Growing up, we always had cats. At this stage of life, when I was backpacking through Central America, I was a cat person, not a dog person. Dogs smelled and were rambunctious, and needed too much attention. I liked cats' take-it-or-leave-it demeanor, and their independence. The cats my family had acted like they didn't need us, and they would dole out little snatches of affection on their own terms. All of the cats we had were Siamese, and this may have played a role in their personalities; Siamese cats are known for being highly intelligent, yet aloof. Contrary to my Siamese experiences, the felines that ran amok at Hospedaje Central, which was the name of the hostel where I was staying, weren't aloof at all. They craved attention, for the most part. Probably because the hostel had so many people coming and going, none of the cats could count on any "sure things" when it came to grooming and attention. So when they found a "live one," like me, willing to interact and scratch behind their ears and rub their bellies, they ate it up.
One night I was chilling out in a little sitting area off of the courtyard, not too far from where my room was. This part of the hostel had a bunch of books that other backpackers had left behind, and some very well worn chairs and one dusty sofa. I was on the sofa, and at the moment there was no one else around. I had a book with me, but I didn't feel like reading just yet, so I just relaxed and took the odd sip from my trusty stainless-steel water bottle, alone in my thoughts.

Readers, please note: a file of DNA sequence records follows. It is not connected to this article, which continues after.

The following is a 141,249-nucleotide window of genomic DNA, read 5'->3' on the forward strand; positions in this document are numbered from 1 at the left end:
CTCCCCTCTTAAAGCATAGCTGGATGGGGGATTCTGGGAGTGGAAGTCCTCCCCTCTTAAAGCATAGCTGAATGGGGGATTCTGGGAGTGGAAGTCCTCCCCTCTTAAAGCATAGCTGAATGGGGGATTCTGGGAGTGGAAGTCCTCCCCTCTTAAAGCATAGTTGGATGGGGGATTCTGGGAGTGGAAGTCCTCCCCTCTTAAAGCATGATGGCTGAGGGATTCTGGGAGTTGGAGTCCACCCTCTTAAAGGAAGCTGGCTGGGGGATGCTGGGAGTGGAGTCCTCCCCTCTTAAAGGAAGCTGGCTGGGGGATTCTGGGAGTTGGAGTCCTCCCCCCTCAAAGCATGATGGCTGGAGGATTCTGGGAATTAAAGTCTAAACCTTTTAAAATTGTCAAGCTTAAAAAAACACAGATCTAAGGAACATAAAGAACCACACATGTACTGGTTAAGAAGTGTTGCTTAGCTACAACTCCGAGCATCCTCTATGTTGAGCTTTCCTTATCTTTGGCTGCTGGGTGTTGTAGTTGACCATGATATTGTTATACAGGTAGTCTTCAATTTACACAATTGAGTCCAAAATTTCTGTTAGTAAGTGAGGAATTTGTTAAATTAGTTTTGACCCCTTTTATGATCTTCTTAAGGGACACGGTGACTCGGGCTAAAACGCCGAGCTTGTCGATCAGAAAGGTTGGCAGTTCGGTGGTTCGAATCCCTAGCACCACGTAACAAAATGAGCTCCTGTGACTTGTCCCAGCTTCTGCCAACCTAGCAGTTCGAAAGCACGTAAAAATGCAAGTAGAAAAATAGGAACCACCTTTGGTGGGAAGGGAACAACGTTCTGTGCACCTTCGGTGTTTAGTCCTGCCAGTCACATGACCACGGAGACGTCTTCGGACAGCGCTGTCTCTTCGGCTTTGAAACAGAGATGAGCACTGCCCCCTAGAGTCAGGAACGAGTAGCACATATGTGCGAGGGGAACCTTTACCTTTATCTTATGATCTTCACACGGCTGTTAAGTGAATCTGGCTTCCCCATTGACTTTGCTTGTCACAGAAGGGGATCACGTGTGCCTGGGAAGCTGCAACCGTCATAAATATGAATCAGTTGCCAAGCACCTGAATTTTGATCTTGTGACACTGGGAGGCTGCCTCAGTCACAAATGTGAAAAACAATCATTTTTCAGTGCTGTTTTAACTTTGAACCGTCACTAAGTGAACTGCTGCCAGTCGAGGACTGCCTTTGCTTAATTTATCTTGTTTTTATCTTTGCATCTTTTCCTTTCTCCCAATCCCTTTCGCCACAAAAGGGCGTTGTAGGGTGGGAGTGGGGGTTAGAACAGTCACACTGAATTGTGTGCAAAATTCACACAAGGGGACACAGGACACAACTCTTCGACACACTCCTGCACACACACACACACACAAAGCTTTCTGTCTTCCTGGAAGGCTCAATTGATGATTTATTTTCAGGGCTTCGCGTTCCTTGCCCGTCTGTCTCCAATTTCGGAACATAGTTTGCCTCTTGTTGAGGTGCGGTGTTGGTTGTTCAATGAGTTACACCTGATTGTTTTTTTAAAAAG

Eventually the little blind cat, Missy, came by, and hopped on my lap. I petted her, and she purred. She especially liked it when I cupped my hand and petted her firmly from the bridge of her little cat nose to the top of her head; she would push against my hand when I did so. I don't know if other cats could hear her purr -- though they probably could, because her purr was awfully loud -- but eventually two more cats came by, and sat on either side of me, like bookends. These other two cats were longing for me to pet them, too, but I felt a bit self-conscious about petting three cats at the same time. I mean, what if someone passed by? Did I really want to be the weird backpacker, sitting alone on a dusty sofa, furiously petting three cats all around him like he was playing the bongos? Did I really want to have three cats on-the-go? Maybe if I was in my 60s or something, and wasn't so self-conscious, but in my 30s? I was young, and fit, and had a well-groomed beard. I had a certain image I wanted to keep up! But still... I couldn't help myself. And these cats were very demanding.